Johann Sebastian Bach was born 327 years ago today (or on March 31, depending on which calendar you use). To celebrate the occasion, Amazon.com is selling nine hours of his music for 99¢ for a few days. I recognized a few of the performers, such as Joseph Szigeti and Andras Schiff, but most I’m not familiar with. I expect that the Amazon offering is mainly good older recordings and recent recordings by lesser-known artists. It’s probably worth gambling a dollar on.
In the 1970s, Jack Thompson bought a tract of land in the Royal Gardens subdivision on the island of Hawaii and began building a cedar home there. He finished it in 1983. As he installed the second-story windows, he noticed a orange glow on the panes. The light came from the lava fountains that heralded the eruption of Kilauea, which continues to this day. Over the years, lava flows took out all his neighbors’ homes, one by one, until only Thompson’s was left. This month, a vigorous flow found his house, leaving little beyond a satellite dish embedded in six feet of basalt.
Of all the mysteries in Mouretsu Pirates, the most puzzling, and the least likely to be satisfactorily explained, are the Sailor Moon shout-outs. This Princess Serenity is anything but a ditzy airhead.
By the way, it is impossible to watch just one episode of Shingu.
Crunchyroll began streaming Mahou Shoujo Madoka Magica today, so I watched the first episode during lunch. I was curious to see how it looked at 1080. I took several screencaps; click on them to see them full-size. They look nice, but they’re not razor-sharp. I would guess that the video was upscaled from 720. (The monitor screen is 1920 x 1200, hence the letterboxing. (The images from Madoka’s dream were letterboxed to begin with.))
Real life keeps getting in the way, but I make time every Saturday to watch Mouretsu Pirates. So what if the premise is unlikely and that there numerous minor details to nitpick? As long as the characters are interesting and the story is good, I don’t care that miniskirts aren’t suited to zero gravity. I think the pacing is fine. Tatsuo Sato knows exactly what he is doing. Constant action is boring. I’d rather get to know the characters and situation before the battles start. I enjoy spending time with Marika, and I look forward to 20 more weekends with her and her crew.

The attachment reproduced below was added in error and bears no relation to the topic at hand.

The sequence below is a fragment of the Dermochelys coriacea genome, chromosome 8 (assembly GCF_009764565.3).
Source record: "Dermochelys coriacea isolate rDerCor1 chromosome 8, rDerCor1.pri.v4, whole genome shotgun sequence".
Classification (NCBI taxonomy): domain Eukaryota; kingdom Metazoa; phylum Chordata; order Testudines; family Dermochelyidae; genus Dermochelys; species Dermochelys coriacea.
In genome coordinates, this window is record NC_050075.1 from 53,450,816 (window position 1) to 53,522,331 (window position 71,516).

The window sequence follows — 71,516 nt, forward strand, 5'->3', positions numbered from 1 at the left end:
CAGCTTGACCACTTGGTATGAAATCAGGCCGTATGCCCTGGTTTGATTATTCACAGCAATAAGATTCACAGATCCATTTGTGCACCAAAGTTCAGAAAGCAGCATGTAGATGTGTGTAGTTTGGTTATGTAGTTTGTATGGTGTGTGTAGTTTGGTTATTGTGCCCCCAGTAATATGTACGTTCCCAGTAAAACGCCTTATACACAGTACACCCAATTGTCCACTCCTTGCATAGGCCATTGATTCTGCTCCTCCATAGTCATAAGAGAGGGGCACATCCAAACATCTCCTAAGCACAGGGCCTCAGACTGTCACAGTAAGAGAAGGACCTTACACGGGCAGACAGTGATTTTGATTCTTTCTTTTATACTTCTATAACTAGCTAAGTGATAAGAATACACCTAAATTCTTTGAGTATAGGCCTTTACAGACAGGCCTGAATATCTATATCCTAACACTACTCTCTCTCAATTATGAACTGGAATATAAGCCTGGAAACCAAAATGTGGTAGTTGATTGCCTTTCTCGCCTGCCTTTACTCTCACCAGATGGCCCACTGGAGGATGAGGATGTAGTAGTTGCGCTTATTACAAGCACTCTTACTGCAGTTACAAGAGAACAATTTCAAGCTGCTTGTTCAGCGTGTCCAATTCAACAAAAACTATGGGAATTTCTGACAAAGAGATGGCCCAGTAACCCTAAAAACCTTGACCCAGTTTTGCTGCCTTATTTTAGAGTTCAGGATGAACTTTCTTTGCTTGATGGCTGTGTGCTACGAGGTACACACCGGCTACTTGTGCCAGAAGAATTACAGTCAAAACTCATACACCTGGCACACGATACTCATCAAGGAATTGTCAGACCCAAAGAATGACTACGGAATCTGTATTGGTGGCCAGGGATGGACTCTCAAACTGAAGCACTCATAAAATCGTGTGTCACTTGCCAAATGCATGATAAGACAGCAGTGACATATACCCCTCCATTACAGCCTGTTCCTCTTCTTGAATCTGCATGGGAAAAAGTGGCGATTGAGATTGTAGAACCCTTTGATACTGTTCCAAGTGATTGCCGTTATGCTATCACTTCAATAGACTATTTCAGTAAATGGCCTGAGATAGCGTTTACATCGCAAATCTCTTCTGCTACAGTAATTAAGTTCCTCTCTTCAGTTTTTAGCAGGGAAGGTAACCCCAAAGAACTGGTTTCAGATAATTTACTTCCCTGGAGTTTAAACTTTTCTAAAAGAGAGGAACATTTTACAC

I enjoy the soundtrack, too, and I hope it’s licensed. I apparently am in the minority on this point, but I even like the opening theme, despite the singers. It would be much better with a less cluttered arrangement — ideally, just drums, bass and Marty Friedman — and a singer who can properly belt out the tune. Can Bruce Dickinson sing Japanese?
Sato makes anime that is more complex than it at first seems and which ultimately mostly makes sense, e.g., Shingu. There’s already much speculation on the history of piracy and related matters in Marika’s universe at Steven’s place.
Just wondering: One of the spaceships is called the “Odette II.” Will there be an “Odile”?
Update: Here’s the “sailing” theme.
Update II: Steven calls the tune “Odette II.” You can download a clean version from his site.
Existence or its opposite? That’s what I am asking myself.
Whether it be more or less dignified to put up with
The barbs and darts of brash Luck, or to use weapons
Against distress’s oceans, to stop them from happening.
There supposedly is a genre of iyashikei, or “healing,” anime, such as Aria or Ikoku Meiro no Croisee. I find most such productions irritatingly bland, rather than soothing or refreshing. ((The only example of the genre I find rewatchable is Someday’s Dreamers, which has a serious story underlying all the niceness.)) If you seek therapeutic anime, the works of Tatsuo Sato are much more effective:
A rewatch of Nadesico helped me get through the first few days of living with a broken arm, and Shingu was good for a flu and high fever.
Update: I just watched the second episode of Mouretsu Pirates. It looks like it’s going to be at least as good as Nadesico. Whether it approaches the level of Shingu remains to be seen.